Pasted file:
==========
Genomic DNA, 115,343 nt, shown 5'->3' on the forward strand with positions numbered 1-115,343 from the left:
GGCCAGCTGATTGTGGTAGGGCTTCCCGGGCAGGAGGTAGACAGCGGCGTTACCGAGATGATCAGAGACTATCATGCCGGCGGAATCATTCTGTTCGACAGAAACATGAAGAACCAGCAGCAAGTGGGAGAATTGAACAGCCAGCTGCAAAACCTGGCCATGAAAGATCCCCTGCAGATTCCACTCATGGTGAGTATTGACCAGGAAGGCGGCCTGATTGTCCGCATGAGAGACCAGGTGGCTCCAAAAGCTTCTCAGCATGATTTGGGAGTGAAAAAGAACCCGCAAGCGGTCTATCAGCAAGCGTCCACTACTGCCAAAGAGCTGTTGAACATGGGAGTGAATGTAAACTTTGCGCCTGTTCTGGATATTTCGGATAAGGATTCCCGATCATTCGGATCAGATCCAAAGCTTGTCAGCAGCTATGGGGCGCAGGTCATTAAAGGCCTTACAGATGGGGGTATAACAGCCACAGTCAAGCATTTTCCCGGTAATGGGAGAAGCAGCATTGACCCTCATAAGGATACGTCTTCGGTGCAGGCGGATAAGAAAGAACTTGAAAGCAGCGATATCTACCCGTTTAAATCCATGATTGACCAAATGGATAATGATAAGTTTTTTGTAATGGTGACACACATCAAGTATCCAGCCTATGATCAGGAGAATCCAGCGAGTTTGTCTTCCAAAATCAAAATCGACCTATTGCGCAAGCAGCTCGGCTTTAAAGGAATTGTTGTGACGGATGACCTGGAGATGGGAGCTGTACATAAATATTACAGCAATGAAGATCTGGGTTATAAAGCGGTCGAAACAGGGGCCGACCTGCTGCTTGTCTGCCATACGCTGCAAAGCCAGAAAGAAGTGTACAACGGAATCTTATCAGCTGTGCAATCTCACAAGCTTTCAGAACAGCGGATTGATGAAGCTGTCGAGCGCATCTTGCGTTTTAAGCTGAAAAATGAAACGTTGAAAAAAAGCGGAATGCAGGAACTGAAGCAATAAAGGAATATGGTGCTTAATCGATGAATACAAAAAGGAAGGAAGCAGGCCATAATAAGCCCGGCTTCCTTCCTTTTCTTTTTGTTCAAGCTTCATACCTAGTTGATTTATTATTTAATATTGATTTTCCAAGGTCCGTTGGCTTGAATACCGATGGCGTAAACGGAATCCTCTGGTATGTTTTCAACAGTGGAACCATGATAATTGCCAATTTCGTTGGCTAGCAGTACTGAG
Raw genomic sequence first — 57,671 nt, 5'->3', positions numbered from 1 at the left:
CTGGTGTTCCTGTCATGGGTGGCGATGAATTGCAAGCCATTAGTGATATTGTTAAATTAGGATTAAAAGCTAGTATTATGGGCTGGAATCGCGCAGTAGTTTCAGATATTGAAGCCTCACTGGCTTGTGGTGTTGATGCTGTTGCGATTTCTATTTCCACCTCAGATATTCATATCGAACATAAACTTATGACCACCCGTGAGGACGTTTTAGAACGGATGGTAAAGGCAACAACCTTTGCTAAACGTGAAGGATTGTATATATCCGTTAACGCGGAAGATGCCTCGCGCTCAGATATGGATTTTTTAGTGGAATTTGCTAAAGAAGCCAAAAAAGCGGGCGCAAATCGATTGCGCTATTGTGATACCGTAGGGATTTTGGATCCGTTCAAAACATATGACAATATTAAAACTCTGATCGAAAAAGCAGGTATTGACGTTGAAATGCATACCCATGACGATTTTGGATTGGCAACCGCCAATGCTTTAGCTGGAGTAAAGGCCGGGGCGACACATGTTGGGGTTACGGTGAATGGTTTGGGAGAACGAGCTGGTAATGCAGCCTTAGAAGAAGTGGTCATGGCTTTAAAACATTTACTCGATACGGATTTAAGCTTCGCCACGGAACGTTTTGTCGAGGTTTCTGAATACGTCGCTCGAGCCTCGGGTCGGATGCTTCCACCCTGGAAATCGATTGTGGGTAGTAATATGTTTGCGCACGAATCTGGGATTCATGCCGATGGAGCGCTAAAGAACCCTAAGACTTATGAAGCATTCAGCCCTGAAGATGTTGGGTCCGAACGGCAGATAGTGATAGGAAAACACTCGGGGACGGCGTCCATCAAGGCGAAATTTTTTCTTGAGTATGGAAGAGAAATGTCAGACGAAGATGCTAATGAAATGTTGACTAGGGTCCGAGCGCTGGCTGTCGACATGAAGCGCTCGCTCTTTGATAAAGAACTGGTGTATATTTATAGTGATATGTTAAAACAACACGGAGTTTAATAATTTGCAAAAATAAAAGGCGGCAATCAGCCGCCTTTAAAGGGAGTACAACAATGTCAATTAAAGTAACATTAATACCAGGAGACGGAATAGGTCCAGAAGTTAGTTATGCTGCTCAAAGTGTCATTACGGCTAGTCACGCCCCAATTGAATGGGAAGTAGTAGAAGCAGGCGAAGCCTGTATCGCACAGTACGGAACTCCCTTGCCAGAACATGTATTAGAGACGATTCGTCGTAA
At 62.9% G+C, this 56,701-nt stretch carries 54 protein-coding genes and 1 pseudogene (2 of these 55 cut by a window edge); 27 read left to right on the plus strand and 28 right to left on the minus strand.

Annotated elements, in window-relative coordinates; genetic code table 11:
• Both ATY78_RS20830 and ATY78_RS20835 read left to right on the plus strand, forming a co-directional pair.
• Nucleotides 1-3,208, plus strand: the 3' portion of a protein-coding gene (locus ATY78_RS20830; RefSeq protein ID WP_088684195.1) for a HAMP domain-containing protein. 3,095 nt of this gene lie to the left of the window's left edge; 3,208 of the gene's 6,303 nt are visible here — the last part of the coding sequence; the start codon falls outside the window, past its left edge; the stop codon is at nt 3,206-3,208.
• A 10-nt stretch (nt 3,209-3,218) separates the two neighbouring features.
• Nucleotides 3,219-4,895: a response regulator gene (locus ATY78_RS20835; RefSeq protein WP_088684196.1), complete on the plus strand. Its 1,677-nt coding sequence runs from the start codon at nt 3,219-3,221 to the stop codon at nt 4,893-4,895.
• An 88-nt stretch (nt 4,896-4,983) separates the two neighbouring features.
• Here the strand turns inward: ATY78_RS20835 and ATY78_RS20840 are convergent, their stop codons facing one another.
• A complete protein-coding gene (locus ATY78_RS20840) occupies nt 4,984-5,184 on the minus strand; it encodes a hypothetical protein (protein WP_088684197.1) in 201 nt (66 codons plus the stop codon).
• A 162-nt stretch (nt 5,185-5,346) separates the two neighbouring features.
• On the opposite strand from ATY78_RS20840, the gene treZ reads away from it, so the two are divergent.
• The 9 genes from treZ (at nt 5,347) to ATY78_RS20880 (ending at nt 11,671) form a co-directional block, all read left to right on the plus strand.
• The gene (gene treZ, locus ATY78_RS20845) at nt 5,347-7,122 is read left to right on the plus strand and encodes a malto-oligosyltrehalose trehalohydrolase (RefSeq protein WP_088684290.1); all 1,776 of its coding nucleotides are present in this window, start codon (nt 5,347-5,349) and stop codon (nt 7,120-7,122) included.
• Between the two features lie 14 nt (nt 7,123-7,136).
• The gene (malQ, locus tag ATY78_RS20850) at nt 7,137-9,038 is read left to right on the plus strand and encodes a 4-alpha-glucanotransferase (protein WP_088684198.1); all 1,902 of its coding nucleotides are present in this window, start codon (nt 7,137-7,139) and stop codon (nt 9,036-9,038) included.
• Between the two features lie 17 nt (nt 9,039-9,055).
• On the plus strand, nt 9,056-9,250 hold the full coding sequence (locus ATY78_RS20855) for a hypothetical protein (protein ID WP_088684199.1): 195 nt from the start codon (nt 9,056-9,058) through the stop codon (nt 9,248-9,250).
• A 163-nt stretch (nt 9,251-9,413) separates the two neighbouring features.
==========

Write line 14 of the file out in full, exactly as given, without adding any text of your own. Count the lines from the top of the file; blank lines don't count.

• A 162-nt stretch (nt 5,185-5,346) separates the two neighbouring features.